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Clerical errors

About the author
Tom Burgis is a freelance reporter. He has written for openDemocracy’s debates on protest and globalisation and has contributed to many newspapers.

The first months of 2006 have been a time to panic. From startling new evidence on melting ice and rising sea-levels via political threats of nuclear escalation and war to James Lovelock's warning of climatic catastrophe, the fear of impending planetary disaster is rising. And to chill the global soul even further, the clash of civilisations, embraced as well as hotly anticipated by neocons and jihadis alike, is finally upon us.

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The now-familiar story of the cartoon crisis started quietly enough. Flemming Rose, cultural editor of Danish newspaper Jyllands-Posten, heard that a children's author, Kåre Bluitgen, had had difficulty finding illustrators to contribute to a book about the life of Mohammed. In response, he contacted around forty illustrators to invite them to depict the prophet and published twelve cartoons in the newspaper. They were later reproduced in publications across Europe, the Arab world, Asia and Latin America. Some were anodyne, most were satirical and less than droll, but one – depicting suicide-bombers on a stairway to paradise being refused entry on grounds of a shortage of virgins – was, some found themselves admitting, quite funny.

Ahmed Abu Laban, Palestinian émigré, father of seven, religious advisor to the Islamic Society in Denmark and winner of our fifth Bad Democracy Award, was not amused. Last December, he travelled to the middle east to spread word of the blasphemous images. He co-authored the dossier with which the touring imams informed their audiences of the Scandinavian offence afoot. That dossier contained the twelve cartoons and three others. The three others went far beyond the original joshing dozen. They showed Mohammed with the face of a pig, being sodomized by a dog and molesting a child. Laban's critics suggested he stirred hatred by claiming the bogus cartoons appeared in Danish newspapers – an allegation yet to be proven, and strenuously denied by the cleric.

There followed global protests and a diplomatic standoff between Copenhagen and a swathe of Arab nations. Protestors torched the Danish embassy in Damascus and Beirut; American troops fired on Afghan demonstrators from the military base at Bagram, killing three. In London, a week before a far larger protest by moderate Muslims, a hardcore demonstration on 3 February called on the west to apologise for exacerbating tensions, under the conciliatory slogan "Butcher those who mock Islam".

Europe was asunder. Facing each other across the ruins of multiculturalism were the champions of free speech, ready to die for each other's right to scream obscenities from the rooftops and crack jokes about raping babies or gassing Jews, and the continent's Islamists, for whom decadent secularists defiling the prophet warranted merciless jihad and the foretold victory of the new Caliphate. In the middle, bewildered and troubled, were the likes of Tom Vilmer Paamand.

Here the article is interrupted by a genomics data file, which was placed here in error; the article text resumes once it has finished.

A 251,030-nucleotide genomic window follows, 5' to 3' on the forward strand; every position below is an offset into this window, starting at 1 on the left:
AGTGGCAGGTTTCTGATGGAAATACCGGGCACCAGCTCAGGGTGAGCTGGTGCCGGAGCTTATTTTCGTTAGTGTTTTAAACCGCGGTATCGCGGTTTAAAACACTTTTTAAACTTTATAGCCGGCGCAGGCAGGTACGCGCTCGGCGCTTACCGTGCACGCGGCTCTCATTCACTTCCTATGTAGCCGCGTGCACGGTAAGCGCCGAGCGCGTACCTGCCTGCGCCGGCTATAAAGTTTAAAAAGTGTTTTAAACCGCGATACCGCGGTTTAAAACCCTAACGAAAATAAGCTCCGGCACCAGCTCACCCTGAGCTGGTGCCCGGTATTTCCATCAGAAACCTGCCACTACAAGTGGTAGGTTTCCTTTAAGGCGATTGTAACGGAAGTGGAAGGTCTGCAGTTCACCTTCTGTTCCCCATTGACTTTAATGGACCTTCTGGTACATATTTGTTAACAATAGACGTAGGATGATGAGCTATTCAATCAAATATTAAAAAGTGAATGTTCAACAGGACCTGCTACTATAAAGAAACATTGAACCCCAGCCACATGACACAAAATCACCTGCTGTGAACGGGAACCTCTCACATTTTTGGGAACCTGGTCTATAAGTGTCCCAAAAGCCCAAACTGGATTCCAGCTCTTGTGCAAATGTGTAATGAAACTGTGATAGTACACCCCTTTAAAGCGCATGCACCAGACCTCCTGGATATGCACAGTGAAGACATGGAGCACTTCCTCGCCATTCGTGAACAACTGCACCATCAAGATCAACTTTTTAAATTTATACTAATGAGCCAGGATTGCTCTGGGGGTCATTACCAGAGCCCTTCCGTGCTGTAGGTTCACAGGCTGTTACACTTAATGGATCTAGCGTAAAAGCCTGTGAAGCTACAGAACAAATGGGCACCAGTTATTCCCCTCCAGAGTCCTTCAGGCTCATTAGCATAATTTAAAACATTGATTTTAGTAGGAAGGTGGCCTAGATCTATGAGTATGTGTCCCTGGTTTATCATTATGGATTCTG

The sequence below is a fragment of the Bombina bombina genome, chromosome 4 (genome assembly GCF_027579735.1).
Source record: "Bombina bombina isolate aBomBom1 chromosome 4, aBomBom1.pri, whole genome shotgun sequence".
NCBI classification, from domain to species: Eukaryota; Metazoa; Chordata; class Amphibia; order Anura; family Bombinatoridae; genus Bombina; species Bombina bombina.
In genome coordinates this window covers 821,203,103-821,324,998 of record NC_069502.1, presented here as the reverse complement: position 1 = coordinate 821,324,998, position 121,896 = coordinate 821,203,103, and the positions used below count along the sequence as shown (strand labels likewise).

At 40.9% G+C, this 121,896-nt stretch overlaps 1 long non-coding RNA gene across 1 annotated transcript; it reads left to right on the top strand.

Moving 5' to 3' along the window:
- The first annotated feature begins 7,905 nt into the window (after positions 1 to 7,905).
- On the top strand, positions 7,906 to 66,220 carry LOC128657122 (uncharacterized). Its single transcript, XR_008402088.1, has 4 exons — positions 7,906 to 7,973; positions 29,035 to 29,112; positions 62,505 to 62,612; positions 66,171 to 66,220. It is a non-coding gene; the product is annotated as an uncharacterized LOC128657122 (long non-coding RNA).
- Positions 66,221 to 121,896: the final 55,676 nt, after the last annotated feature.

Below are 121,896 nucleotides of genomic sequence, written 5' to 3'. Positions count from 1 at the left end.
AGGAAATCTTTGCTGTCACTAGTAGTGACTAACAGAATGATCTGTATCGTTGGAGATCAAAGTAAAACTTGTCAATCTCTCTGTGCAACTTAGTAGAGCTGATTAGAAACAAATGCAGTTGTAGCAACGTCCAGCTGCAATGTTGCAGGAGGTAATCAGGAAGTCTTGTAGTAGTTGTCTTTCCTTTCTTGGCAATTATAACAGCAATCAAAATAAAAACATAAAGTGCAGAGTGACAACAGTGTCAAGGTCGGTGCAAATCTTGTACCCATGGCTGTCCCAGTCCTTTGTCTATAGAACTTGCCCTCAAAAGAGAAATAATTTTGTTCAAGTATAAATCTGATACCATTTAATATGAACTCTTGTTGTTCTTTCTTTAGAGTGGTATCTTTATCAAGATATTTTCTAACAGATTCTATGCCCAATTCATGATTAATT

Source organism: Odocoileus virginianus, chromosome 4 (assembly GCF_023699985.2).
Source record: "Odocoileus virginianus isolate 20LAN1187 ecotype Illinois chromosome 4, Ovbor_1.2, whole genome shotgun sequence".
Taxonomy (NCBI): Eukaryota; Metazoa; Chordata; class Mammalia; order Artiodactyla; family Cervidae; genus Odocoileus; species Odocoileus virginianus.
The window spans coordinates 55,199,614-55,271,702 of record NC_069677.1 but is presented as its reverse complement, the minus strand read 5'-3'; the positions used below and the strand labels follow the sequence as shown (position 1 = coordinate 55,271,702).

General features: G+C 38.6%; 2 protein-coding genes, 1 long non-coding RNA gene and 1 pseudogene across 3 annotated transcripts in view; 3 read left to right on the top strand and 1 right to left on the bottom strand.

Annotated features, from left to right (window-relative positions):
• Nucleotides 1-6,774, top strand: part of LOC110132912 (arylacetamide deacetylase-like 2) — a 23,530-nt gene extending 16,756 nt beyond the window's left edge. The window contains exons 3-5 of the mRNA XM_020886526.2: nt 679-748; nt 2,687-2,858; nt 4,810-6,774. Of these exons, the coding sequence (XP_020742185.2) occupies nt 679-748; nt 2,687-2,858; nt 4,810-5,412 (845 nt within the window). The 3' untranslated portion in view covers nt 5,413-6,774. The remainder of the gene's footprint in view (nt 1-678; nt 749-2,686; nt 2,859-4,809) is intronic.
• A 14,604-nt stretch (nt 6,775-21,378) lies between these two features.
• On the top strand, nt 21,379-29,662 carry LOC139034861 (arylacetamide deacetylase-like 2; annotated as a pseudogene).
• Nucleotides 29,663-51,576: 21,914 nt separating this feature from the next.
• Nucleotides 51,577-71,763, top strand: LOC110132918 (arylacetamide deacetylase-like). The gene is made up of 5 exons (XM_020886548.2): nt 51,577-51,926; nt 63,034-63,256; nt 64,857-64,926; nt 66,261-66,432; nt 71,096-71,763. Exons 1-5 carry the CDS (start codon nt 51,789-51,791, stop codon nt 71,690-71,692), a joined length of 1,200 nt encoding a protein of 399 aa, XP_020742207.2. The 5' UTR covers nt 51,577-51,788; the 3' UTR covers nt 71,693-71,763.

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"It's not the cartoons that are the problem, it's this context", says Vilmer Paamand, a freelance journalist who lives in Norrebro, a district of Copenhagen with a large Muslim community. "No one shouts at me on the streets here. The problem is unemployment, not Muslims. But we've been allowed to say very nasty things about Muslims in Denmark. In the past five years it's got worse."

The problem, he argues, is that so many Danes have scrambled to use the crisis for their own political ends. The Danish People's Party, for one, has pedalled rank Islamophobia in recent weeks (though, worryingly, its share of the polls has risen to 17% in the same period, a rise of almost four points). One of its MPs had the wisdom to opine on her website that "Muslims are a cancer in Denmark". The parliamentary spokesman for the governing Liberal Group, Jens Rohde, under pressure in a recent televised debate, concocted a cock-and-bull tale about rampaging Muslims plotting to hunt down the daughter of one of the offending cartoonists. Says Vilmer Paamand: "Abu Laban has some responsibility – but these cartoons didn't just drop from the sky. He has an agenda but so do the politicians and the media."

All the same, those westerners who gaze into the navel of free expression may be missing the point. What we are witnessing is less a clash of civilisations than the overspill of a struggle within one civilisation – the Islamic one. Abu Laban's real offence is to promote the kind of nutcase imperialist fundamentalist that is anathema to the vast majority of Muslims. A belief that one speaks for a far greater constituency than one does is a symptom shared by the power-hungry and the deluded down the ages.

Speaking of which, this month's batch of wavering democrats numbers several who have been happy to exploit conflict to their own grisly political ends. Despots in Belarus and Pakistan have travestied the vocabulary of democracy, styling hippies, students and thinkers as the Horsemen of the Apocalypse. In Algiers and Quito, a pair of presidents is spurning the public will to push through pacts with their respective devils. In France, a prime minister with an eye on the Elysée is stumbling through a difficult dance with the forces of globalisation. And in London, a Labour leader who promised to clean up politics seems to have been lining the party coffers with suspect cash. But the nest egg is probably a wise move, considering that, as Tony Blair clarified on 21 March, we have now embarked on a new war with an odd name: "a clash about civilisation".


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